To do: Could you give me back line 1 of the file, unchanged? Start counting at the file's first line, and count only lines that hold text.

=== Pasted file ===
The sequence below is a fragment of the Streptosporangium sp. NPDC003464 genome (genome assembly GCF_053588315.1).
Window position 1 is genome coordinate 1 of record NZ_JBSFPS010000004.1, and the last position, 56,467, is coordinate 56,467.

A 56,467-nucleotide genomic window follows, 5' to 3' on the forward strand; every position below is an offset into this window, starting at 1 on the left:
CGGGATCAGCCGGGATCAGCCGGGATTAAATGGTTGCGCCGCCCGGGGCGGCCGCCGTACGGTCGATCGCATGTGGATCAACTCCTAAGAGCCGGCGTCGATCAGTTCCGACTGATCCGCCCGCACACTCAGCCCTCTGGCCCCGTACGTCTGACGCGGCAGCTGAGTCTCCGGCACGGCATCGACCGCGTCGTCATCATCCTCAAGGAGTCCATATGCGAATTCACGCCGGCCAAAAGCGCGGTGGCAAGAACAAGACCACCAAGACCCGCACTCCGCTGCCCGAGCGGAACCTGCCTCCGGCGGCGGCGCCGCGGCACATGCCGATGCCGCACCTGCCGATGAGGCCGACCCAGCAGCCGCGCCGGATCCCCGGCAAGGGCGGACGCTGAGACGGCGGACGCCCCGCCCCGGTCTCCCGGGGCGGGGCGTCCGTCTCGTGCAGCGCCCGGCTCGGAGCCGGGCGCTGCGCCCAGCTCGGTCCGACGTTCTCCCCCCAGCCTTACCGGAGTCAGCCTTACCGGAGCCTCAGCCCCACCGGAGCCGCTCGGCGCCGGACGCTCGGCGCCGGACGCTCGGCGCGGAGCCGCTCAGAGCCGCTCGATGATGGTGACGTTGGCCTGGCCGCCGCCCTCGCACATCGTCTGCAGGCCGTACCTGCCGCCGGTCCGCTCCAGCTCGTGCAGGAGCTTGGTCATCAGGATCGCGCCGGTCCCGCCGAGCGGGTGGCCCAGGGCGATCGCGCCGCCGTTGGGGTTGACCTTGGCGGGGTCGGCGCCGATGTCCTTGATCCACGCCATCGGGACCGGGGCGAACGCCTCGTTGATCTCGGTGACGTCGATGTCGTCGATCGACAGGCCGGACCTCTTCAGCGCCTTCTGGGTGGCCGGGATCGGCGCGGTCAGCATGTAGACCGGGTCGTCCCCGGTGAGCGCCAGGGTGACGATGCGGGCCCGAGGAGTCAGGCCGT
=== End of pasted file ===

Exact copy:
The sequence below is a fragment of the Streptosporangium sp. NPDC003464 genome (genome assembly GCF_053588315.1).